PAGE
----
On Friday, two more events stoked controversy relating to domestic violence and the handling of the Ray Rice affair by the NFL. Commissioner Roger Goodell held a long-awaited press conference and ESPN.com broke a story that suggested Baltimore Raven influence in attempting to urge leniency on the penalty that Rice would receive. Reaction to these stories continued Friday and through the weekend. The impact on fan support of the NFL was invisible.
Last week, the seven top-rated shows on Nielsen television ratings were NFL night-time football. The NFL is no longer just the most dominant sport in this country -- it is the most dominant form of televised entertainment. There has never been a sport that has crossed over to completely monopolize television in this way. This nation is obsessed by NFL football. Attendance is unflagging, 35 million people play fantasy football, and bettors find every forum imaginable, social media is ablaze with football talk and apps, memorabilia and apparel sales soar.
So how is it that two straight weeks of nonstop media coverage of completely negative athletic behavior, and inept official response to it, has so little effect on fan behavior? No one in this country favors domestic violence and the issues of the past few weeks have galvanized public discussion throughout the land. Even with President Obama announcing war with Isis, Ebola virus outbreaks and the Russian invasion of the Ukraine, news has consistently led with the NFL story. Last week I flipped though six pre-sets on my car radio, only three of which are sports stations, and all six were talking about Rice.
Psychological compartmentalization appears to be at work. Fans waited through an off-season that stretched for most teams from January until September regular-season games. The anticipation level for this season was astronomical. Fans of an individual team, fantasy players, and bettors couldn’t wait for the season to begin. The rituals of Sunday afternoon have become integrated into our culture. And when there is negative news, even if it involves the NFL, where do fans turn? They turn to the actual games for the excitement and respite from day-to-day life.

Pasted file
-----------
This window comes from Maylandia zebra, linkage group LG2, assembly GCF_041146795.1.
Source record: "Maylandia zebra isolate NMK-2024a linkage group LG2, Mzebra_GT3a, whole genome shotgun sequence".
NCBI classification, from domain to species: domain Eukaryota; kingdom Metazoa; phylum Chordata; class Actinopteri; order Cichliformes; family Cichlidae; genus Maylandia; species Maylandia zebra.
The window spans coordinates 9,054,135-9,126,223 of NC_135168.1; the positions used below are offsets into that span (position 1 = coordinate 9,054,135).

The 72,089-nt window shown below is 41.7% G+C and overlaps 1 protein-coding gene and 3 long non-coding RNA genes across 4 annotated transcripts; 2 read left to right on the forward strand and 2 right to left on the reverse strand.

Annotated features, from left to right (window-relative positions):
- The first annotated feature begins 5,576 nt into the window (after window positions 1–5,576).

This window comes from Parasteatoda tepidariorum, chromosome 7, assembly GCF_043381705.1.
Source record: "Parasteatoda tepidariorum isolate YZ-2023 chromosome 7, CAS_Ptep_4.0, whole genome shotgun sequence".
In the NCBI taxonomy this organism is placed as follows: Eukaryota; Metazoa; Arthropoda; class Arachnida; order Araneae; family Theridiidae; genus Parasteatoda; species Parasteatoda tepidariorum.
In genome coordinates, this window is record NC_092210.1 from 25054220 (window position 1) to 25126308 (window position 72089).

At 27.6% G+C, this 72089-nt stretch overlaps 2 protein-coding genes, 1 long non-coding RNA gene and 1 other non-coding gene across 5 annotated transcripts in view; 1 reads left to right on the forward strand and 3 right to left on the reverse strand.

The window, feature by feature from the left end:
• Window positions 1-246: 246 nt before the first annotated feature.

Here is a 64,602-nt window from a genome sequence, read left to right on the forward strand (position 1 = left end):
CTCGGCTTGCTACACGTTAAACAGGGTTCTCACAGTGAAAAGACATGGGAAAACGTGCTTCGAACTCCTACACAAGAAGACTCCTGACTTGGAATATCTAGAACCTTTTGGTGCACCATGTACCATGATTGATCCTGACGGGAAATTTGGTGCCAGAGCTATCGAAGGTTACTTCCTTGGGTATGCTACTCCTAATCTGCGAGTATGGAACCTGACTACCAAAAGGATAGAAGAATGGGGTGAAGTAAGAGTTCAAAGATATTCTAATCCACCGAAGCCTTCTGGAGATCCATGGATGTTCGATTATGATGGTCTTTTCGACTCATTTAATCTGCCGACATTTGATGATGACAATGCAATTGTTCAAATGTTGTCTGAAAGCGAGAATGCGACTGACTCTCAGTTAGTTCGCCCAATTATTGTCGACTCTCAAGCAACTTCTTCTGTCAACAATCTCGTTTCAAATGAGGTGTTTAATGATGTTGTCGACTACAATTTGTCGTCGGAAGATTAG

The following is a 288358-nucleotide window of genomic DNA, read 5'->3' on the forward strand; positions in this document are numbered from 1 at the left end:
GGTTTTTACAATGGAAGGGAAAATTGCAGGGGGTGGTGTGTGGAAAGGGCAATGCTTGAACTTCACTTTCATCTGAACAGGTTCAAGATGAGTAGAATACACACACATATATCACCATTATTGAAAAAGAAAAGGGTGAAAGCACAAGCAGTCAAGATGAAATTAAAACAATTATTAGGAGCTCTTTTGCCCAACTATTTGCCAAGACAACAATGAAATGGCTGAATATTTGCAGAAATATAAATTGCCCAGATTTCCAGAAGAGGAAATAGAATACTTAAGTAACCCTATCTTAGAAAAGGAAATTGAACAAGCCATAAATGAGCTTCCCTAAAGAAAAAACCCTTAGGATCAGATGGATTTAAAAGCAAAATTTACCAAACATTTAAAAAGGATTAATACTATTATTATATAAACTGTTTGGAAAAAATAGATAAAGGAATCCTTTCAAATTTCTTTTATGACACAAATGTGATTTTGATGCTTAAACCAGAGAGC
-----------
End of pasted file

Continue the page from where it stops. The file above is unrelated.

Rice does not represent the players and games they are watching to fans who have bifurcated their reaction.
The massive promotion powers of television, sponsorship, the Internet, radio, newspapers and magazines were in full force to promote this season, and fans responded. The good news is that a powerful NFL can be a powerful advocate against domestic violence.
Goodell got mixed reviews for his press conference, but he did announce a commitment to education, training for prevention and outreach to counter domestic violence. The proof will be in the details, but the NFL has shown with issues like breast cancer awareness how effective a forum it can be.
A fact lost in the frenzy is that domestic violence was swept completely under the table for most of the history of this country. Incidents of athletic involvement have gotten better, not worse. NFL rates are lower than their non-athletic peers in the same age group. One incident is too many, but this is not a sport of thugs. Fans appear to distinguish between their abhorrence of domestic violence and condemnation of the perpetrators and league handling them on the one hand, and enjoyment of the sport on the other.
-- Leigh Steinberg has represented many of the most successful athletes and coaches in football, basketball, baseball, hockey, boxing and golf, including the first overall pick in the NFL draft an unprecedented eight times, among more than 60 first-round selections. His clients have included Hall of Fame quarterbacks Steve Young, Troy Aikman and Warren Moon, and he served as the inspiration for the movie "Jerry Maguire." Follow him on Twitter @leighsteinberg.